Home Gardener’s


No. 49

10, 2023

Bee Planting Lettuce

Weekly Garden Tip

Growing Garlic: Hardneck varieties are only grown in colder climates. They need cold to properly form bulbs. Once you plant them in fall, you want them to be at least 4” before the first frost. You won’t water them all winter! 😲

When the hard frosts of winter are over, you’ll start watering your garlic again. Some people mulch their garlic beds, and some don’t. It depends on how cold your winters are. If you live in a warmer climate, you’ll grow softneck garlic instead.

Planting garlic bulbs

This week’s highlighted video covers the third habit in the Habits of a Green Thumb Grower. The third habit is Routine, which allows you to find more creativity and productivity. We believe that anyone can learn to have a green thumb with the right mindset and habits.

✅ Free Resource: Natural Remedies for Gut Health

If your gut is a mess today, chances are that other parts of your health are suffering, too. In addition, when you don’t feel well, you don’t feel like gardening. And we don’t want that!

Having difficulties removing toxins from your body, getting sick more frequently, and experiencing impaired digestion—all these conditions are rooted in your gut health.

This guidebook that will help you improve your microbiome health naturally includes:

✅ A complete list of gut-damaging habits that are ingrained in our daily life
✅ 8 simple remedies that can restore your microbiome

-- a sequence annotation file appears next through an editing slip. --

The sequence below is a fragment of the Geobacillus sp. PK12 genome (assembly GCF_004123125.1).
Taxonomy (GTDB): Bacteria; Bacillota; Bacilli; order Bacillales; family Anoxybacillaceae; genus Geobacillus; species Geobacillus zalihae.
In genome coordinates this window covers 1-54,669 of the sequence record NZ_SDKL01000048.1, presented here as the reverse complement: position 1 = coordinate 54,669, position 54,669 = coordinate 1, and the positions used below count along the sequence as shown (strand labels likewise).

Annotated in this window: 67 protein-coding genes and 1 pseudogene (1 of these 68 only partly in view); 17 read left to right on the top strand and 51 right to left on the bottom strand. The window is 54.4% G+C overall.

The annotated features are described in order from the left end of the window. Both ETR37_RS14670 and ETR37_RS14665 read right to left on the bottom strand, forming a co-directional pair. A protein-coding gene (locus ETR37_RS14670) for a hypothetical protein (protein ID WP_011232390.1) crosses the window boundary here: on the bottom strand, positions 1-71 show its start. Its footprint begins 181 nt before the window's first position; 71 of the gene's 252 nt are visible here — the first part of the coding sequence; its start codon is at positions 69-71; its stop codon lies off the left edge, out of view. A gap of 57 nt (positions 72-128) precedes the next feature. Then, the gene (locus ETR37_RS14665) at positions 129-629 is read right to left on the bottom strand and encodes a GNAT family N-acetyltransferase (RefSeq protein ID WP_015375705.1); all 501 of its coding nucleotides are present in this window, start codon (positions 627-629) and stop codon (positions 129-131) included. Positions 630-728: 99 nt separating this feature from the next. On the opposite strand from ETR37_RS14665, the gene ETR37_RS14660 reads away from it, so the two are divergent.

✅ 5 delicious recipes to put theory into easy practice
✅ And much more!

Want to improve your gut for better overall health? This guidebook is the best place to start.

The Best Natural Remedies for Gut Health Guidebook

Fun is Better than Perfect!

Our recent newsletters have contained a lot of info about planning that we hope you have found useful as we look forward into the new year…only about seven more weeks left in 2023. 🤯 We want to make sure, though, that you are also keeping your gardening fun. Yes, gardens are a great resource of nutritious food, and that is very important. However, they are also—or should be—a source of fun, relaxation, and peace!

To ensure that this part of gardening is not left behind, we are reducing our price for our Garden Freedom Series Micro Course to only $37 for a limited time (normally $77).

Inside this course, you’ll learn…

🌱 Our garden mantra—FUN is better than PERFECT!
🌱 Your garden superpower and what kind of garden will work best for you
🌱 The “why” behind your choice to garden
🌱 Goal celebration—even if you’re not sure how to get there yet
🌱 Garden routines that fit into your lifestyle and make you FEEL GREAT
🌱 Easy ways to keep your garden a priority
🌱 Bonus content and two months of Harvest Club FREE

Find out how to make gardening everything you need and want it to be with our Garden Freedom Series Micro Course.

Thrive Garden Freedom Series icon
Harvest Club Logo

What's Happening in Harvest Club

This month’s LIVE Q&A Garden Jam is Monday, Nov. 13th 4-5:30 Pacific / 7-8:30 Eastern. LIVE Q&A with your garden guide Crystal and a Garden Jam presentation by Grow Your Own Vegetables Master Instructor Stacey Murphy on Spirit Gardening.